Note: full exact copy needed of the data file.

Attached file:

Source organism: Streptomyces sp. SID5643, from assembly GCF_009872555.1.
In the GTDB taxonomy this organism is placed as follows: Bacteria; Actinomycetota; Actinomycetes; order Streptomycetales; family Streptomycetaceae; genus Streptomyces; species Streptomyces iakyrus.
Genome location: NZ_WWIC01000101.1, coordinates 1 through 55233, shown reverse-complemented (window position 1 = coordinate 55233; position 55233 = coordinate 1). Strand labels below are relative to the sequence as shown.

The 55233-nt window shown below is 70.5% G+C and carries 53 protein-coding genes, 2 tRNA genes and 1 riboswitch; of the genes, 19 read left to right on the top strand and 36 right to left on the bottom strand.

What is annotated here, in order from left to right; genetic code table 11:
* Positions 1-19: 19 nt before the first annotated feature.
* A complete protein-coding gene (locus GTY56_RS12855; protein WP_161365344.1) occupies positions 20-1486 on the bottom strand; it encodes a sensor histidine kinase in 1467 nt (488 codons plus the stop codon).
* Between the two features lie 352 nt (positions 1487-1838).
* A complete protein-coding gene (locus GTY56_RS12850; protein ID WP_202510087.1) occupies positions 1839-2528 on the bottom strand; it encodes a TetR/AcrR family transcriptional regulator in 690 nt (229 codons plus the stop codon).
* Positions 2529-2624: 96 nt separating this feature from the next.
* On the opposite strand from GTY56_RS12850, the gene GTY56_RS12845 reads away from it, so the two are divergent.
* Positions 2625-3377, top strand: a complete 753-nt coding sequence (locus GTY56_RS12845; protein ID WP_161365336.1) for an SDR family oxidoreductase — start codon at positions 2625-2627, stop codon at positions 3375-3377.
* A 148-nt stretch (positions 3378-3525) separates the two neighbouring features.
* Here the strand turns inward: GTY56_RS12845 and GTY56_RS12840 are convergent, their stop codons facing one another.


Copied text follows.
Source organism: Streptomyces sp. SID5643, from assembly GCF_009872555.1.
In the GTDB taxonomy this organism is placed as follows: Bacteria; Actinomycetota; Actinomycetes; order Streptomycetales; family Streptomycetaceae; genus Streptomyces; species Streptomyces iakyrus.
Genome location: NZ_WWIC01000101.1, coordinates 1 through 55233, shown reverse-complemented (window position 1 = coordinate 55233; position 55233 = coordinate 1). Strand labels below are relative to the sequence as shown.

The 55233-nt window shown below is 70.5% G+C and carries 53 protein-coding genes, 2 tRNA genes and 1 riboswitch; of the genes, 19 read left to right on the top strand and 36 right to left on the bottom strand.

What is annotated here, in order from left to right; genetic code table 11:
* Positions 1-19: 19 nt before the first annotated feature.
* A complete protein-coding gene (locus GTY56_RS12855; protein WP_161365344.1) occupies positions 20-1486 on the bottom strand; it encodes a sensor histidine kinase in 1467 nt (488 codons plus the stop codon).
* Between the two features lie 352 nt (positions 1487-1838).
* A complete protein-coding gene (locus GTY56_RS12850; protein ID WP_202510087.1) occupies positions 1839-2528 on the bottom strand; it encodes a TetR/AcrR family transcriptional regulator in 690 nt (229 codons plus the stop codon).
* Positions 2529-2624: 96 nt separating this feature from the next.
* On the opposite strand from GTY56_RS12850, the gene GTY56_RS12845 reads away from it, so the two are divergent.
* Positions 2625-3377, top strand: a complete 753-nt coding sequence (locus GTY56_RS12845; protein ID WP_161365336.1) for an SDR family oxidoreductase — start codon at positions 2625-2627, stop codon at positions 3375-3377.
* A 148-nt stretch (positions 3378-3525) separates the two neighbouring features.
* Here the strand turns inward: GTY56_RS12845 and GTY56_RS12840 are convergent, their stop codons facing one another.